TT: I got the feeling from the footnotes that you think the typical reader will be pretty ignorant of anything about the Dominican Republic, or even the role the U.S. played in its history.
JD: Really? The footnotes, for me, were not at all about educating readers. They were about the tension between the prime voice of the main text and the under-voice of the footnotes. The footnotes were all about the question of narrative authority and also about how desperate we as people are desperate for that authority. We want things clear and rational.
TT: What about politics? Do you care? Who do you support in the U.S. presidential elections? What do you think of Obama?
JD: As for politics do I care? This isn’t a real question is it? Yes, I care.
TT: The portrait of Oscar was sort of an excruciating close-up. I felt like I could see the sweat beading up on every roll of fat. Were you ever fat? How did you manage to get inside Oscar’s heaving body?
JD: Never fat. I’ve always been super-fit, my father’s son. A runner and a weight-lifter. But loathing the flesh is not something exclusive to those who are overweight. Oscar’s fleshiness stands in for so much in my mind. Didn’t take much for me to reach out my creative hand and seize the painful human condition that our bodies inflict upon us.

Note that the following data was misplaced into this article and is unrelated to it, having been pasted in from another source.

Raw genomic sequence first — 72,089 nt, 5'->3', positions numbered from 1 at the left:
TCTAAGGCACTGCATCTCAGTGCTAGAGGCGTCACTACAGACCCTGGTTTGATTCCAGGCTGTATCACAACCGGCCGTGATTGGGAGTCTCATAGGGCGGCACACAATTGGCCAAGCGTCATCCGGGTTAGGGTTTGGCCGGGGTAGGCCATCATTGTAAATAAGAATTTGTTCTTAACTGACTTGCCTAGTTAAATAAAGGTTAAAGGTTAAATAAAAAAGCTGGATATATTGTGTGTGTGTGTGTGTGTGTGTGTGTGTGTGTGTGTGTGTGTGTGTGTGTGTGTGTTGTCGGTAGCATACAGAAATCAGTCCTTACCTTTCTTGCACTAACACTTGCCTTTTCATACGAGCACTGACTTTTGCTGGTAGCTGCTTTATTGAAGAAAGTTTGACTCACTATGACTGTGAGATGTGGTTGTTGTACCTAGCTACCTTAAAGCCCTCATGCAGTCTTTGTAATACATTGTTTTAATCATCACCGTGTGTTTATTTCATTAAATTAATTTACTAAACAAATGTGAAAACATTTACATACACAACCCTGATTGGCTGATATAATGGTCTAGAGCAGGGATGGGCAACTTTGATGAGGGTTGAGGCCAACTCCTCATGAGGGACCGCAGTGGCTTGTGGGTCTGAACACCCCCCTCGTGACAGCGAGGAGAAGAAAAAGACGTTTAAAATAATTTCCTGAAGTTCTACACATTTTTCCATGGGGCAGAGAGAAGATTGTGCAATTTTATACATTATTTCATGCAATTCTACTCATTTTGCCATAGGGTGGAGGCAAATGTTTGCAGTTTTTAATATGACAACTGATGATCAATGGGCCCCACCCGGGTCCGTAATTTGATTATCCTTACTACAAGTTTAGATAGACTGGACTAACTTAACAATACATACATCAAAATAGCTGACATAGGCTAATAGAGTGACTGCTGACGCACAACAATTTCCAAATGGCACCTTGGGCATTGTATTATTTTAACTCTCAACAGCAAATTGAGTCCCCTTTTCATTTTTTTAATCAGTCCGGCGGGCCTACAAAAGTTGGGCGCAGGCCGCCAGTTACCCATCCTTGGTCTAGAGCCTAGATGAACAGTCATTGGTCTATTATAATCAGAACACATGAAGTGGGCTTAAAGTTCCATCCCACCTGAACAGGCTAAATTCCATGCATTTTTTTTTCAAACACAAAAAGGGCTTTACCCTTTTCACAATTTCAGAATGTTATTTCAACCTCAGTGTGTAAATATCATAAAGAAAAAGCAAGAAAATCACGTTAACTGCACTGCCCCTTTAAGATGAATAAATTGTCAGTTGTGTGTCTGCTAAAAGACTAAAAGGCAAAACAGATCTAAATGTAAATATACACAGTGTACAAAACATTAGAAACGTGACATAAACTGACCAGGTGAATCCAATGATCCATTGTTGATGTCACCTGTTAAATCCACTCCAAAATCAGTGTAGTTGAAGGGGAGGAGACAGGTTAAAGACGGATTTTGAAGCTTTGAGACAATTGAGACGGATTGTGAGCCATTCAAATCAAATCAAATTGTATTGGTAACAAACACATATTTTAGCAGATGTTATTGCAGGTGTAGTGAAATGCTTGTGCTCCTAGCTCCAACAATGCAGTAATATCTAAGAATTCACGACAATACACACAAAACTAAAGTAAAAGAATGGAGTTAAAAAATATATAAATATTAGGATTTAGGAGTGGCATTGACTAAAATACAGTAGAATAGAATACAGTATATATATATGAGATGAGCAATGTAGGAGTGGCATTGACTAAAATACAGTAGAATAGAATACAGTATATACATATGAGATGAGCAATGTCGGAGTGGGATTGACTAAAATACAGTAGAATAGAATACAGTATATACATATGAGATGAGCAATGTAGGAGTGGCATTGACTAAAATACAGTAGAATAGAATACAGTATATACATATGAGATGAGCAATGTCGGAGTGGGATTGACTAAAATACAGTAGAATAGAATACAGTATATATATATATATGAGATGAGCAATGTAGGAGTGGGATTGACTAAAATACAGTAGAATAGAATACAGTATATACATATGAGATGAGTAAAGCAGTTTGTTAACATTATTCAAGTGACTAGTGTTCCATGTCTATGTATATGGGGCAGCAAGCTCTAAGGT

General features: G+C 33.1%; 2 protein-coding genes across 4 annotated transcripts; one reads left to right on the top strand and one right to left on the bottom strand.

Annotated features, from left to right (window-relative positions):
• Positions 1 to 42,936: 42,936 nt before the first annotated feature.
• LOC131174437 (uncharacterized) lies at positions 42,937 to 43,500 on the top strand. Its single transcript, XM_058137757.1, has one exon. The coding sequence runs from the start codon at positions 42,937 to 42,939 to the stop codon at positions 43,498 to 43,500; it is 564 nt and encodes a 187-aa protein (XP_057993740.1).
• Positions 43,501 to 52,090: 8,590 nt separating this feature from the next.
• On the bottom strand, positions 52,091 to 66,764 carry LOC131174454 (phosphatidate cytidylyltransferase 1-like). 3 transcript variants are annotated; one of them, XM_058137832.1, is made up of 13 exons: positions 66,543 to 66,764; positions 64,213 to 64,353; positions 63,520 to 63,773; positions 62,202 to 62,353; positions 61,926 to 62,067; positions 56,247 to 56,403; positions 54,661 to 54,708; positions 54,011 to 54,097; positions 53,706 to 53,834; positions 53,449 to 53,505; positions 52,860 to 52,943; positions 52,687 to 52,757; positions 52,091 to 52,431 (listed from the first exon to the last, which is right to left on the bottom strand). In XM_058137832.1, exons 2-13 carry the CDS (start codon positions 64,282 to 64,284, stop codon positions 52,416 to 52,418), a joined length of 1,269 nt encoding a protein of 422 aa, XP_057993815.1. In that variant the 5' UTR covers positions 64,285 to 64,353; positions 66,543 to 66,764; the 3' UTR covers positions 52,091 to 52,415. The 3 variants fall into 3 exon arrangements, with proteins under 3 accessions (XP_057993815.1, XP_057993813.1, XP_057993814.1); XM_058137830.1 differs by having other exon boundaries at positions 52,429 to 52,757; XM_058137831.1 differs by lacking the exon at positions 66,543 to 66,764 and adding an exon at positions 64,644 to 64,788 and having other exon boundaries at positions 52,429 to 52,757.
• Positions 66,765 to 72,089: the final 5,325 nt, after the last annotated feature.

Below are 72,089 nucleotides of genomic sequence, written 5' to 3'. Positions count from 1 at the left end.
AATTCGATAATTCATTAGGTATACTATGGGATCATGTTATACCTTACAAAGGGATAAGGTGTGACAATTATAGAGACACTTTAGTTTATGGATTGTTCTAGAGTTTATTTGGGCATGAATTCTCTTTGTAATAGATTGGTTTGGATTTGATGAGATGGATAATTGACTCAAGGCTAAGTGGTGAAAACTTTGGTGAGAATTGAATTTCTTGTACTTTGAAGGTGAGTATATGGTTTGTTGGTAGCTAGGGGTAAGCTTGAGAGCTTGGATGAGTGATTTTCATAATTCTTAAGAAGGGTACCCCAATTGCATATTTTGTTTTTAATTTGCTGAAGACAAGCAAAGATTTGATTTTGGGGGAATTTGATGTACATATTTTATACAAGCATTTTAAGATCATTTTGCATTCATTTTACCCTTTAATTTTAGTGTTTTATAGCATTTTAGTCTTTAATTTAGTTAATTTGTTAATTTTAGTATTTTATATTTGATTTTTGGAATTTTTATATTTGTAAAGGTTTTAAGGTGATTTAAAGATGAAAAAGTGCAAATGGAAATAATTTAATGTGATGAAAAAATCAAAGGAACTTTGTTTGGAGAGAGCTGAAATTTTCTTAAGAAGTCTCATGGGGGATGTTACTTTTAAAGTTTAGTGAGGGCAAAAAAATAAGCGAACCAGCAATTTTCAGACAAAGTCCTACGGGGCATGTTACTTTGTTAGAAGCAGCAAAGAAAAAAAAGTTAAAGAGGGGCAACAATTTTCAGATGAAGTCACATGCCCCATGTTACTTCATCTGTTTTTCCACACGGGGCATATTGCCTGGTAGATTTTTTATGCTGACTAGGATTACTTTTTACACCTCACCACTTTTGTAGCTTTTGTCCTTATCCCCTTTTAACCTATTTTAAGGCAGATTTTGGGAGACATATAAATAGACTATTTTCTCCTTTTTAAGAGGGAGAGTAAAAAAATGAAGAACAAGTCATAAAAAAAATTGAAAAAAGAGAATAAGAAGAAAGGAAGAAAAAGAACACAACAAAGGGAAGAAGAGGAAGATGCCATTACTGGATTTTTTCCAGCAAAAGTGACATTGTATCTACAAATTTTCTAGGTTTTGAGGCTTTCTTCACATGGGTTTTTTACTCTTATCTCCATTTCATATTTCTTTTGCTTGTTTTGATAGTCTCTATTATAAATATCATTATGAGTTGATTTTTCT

TT: I’m curious about the title: What do you mean by wondrous? Full of wonders like in fantasy or sci-fi? Because Oscar’s life is not exactly wonderful at first glance.
JD: Really? How many of us get a chance to confront a global curse, to confront the darkest dictatorship in the New World, to become a mythic force?
TT: You make fun of magical realism as a sort of stereotype of Latin American writing. How did that tradition inform this book? Did you make a conscious effort to avoid it?
JD: I don’t think I make fun of MR any more than I make fun of hip hyper-realism. For the record I’ve got nothing against magical realism. It’s a narrative strategy. A tool. Like all tools, useful in the right hands. I just don’t believe in hewing to any one strategy or one tool. To approach this world you need all strategies, all tools.